Exercise prescriptions helpful for people with chronic back pain
Your next prescription may not entail taking any pills at all. Dr. Paul Bruno DC, PhD, Canadian Chiropractic Research Foundation (CCRF) Chair in Neuromusculoskeletal Health at the University of Regina is conducting research into rehabilitative exercise strategies for people with back pain. Currently, his team is utilizing motion capture technology to record specific body movements to identify actions that are common in people with back pain. The actions of the test subject are mapped to a 3D model on the computer for analysis and comparison with other human models. Electromyography or EMG, is also used in the lab to record muscle activity in conjunction with the motion capture data.
By merging these tools, scientists like Dr. Bruno can identify the most efficient or beneficial way to perform common movements that we do so often in our everyday lives: sitting, walking or picking up an object to name a few. Through analysis, patterns often emerge that, after further study, may provide treatment recommendations to support your family chiropractor with identifying the most successful treatments. Your doctor may ask you to mimic these tasks in their office and if your movement pattern is notably different from the “ideal” way to perform the activity, it could suggest that an imbalance is present. Simply put, this research helps us to better understand what treatments and exercises are more likely to work for certain people and why.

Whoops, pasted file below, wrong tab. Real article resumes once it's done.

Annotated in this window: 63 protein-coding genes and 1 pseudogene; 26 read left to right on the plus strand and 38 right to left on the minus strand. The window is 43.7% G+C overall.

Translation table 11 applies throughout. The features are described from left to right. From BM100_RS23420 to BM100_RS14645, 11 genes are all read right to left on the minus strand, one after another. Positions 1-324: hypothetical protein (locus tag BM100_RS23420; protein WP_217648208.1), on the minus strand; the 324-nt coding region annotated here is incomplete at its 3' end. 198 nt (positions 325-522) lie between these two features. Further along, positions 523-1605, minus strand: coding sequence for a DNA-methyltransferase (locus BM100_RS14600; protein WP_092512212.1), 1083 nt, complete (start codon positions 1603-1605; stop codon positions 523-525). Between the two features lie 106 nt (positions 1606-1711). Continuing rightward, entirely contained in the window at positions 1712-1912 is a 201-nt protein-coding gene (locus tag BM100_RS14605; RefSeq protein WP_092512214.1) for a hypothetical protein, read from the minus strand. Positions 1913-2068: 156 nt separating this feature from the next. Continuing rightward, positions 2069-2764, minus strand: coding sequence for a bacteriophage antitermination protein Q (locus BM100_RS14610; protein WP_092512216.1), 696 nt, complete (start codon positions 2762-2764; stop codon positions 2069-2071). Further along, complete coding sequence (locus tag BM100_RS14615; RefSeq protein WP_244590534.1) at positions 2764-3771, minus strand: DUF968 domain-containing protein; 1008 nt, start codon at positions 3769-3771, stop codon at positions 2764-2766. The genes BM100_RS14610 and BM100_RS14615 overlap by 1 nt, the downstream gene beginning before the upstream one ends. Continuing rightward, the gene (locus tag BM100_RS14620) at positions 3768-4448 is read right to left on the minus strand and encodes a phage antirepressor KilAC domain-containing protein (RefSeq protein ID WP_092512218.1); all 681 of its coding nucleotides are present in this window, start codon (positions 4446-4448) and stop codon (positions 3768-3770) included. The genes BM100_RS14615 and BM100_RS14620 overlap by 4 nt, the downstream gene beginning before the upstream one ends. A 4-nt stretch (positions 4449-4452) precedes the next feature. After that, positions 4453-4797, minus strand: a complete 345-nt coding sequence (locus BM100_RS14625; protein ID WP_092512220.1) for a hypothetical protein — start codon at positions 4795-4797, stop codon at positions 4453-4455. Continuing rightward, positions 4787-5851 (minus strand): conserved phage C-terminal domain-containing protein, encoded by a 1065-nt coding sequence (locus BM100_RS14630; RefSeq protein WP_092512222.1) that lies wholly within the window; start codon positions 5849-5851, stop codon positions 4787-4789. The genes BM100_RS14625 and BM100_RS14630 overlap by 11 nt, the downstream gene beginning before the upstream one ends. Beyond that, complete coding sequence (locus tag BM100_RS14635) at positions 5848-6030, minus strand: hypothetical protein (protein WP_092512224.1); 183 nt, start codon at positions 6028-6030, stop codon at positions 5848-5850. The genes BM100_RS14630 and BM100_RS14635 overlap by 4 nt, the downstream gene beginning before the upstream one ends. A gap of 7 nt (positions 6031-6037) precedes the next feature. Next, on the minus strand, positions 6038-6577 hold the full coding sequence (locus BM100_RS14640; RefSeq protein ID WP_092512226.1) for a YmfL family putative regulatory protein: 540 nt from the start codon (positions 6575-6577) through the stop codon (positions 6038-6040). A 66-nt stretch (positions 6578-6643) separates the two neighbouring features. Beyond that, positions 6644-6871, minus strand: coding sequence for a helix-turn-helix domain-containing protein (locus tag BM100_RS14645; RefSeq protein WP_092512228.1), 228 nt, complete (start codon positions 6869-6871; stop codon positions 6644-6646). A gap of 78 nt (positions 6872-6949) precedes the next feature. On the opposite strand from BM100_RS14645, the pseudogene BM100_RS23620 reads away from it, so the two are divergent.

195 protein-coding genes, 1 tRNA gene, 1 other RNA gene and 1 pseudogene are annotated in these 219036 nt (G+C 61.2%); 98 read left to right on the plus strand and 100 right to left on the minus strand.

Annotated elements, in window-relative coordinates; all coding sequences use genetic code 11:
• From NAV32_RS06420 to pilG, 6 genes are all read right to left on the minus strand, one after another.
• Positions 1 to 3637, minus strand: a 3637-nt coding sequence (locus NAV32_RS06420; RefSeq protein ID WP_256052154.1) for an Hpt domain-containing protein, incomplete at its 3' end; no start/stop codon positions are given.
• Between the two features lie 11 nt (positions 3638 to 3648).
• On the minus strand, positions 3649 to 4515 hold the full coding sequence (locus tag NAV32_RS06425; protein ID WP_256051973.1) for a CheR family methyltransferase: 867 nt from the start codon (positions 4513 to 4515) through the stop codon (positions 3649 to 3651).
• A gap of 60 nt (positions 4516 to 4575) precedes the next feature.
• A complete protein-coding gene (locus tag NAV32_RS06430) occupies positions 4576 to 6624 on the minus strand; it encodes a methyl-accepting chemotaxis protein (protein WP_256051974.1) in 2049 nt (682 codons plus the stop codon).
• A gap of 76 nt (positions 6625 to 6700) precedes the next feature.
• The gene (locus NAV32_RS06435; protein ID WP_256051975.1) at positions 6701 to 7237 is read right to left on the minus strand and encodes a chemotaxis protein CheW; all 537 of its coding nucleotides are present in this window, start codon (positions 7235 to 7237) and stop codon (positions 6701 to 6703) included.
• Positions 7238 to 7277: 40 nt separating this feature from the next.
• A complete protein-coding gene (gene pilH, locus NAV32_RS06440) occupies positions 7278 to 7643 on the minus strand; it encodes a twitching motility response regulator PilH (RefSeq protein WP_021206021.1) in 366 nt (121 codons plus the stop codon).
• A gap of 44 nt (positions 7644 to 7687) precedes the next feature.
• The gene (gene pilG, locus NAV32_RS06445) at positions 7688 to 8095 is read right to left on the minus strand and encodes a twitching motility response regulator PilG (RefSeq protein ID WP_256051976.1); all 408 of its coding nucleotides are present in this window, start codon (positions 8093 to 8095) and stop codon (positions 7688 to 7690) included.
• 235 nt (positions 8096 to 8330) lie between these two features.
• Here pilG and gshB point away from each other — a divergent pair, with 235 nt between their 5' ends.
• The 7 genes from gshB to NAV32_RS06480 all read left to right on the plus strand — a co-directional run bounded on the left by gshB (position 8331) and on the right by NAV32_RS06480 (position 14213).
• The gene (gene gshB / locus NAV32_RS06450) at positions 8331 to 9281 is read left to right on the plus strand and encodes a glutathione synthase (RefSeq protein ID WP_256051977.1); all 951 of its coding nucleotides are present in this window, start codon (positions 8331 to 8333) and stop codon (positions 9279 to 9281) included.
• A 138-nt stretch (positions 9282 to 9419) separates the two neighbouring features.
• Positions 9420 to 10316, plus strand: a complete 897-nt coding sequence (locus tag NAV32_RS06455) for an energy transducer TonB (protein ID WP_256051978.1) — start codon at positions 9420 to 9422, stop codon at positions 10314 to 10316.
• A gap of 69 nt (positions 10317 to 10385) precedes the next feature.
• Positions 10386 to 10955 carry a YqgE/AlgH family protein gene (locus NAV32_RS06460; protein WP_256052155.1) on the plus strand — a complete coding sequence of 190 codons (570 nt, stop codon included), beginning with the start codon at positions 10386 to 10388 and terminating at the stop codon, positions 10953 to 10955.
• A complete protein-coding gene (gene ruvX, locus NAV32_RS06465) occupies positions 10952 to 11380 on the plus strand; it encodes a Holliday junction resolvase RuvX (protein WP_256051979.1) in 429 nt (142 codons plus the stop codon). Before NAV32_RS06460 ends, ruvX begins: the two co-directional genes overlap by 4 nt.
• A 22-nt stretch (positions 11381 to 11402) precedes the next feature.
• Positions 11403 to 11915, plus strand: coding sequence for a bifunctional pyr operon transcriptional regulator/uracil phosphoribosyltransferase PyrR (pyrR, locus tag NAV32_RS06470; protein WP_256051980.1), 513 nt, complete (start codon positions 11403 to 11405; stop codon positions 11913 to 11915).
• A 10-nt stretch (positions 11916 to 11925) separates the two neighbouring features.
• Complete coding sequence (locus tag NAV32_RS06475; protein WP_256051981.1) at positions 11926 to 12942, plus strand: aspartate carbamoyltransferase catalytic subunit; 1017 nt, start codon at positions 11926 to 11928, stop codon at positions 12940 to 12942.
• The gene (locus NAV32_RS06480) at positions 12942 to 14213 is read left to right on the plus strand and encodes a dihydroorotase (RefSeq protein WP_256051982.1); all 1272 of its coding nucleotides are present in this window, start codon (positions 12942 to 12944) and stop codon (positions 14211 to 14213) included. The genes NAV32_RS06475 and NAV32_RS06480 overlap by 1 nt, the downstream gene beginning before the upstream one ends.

There is a significant amount of research that supports the efficacy of various chiropractic treatments and doctors witness the results of treatment in their offices on a daily basis. Most people who visit their family chiropractor will experience improvement in pain, tension and/or mobility, but we also need to recognize that there are some groups of individuals who do not benefit or find equal benefit from other modalities.
For example, most clinical guidelines suggest that spinal manipulation is an effective treatment for patients with acute back pain. If the condition is chronic, however, treatment alone may not solve the problem. Habits and activities in the individual’s life may be exacerbating their symptoms if they are lifting incorrectly, sit for too long at a desk, have terrible posture or conduct repetitive movements. This is where exercise therapy can come into play. Through a tailored exercise protocol, people suffering with back pain can learn to correct improper body mechanics and strengthen weak muscles to mitigate their risk of recurrence.
It’s not just as simple as saying “do more exercise” either. Being physically active can sometimes give the illusion of good health but it is important to ensure you are doing the activity correctly and safely. If you suffer the same injuries over and over, there is a good chance a modification to your technique or approach can benefit you in the long run.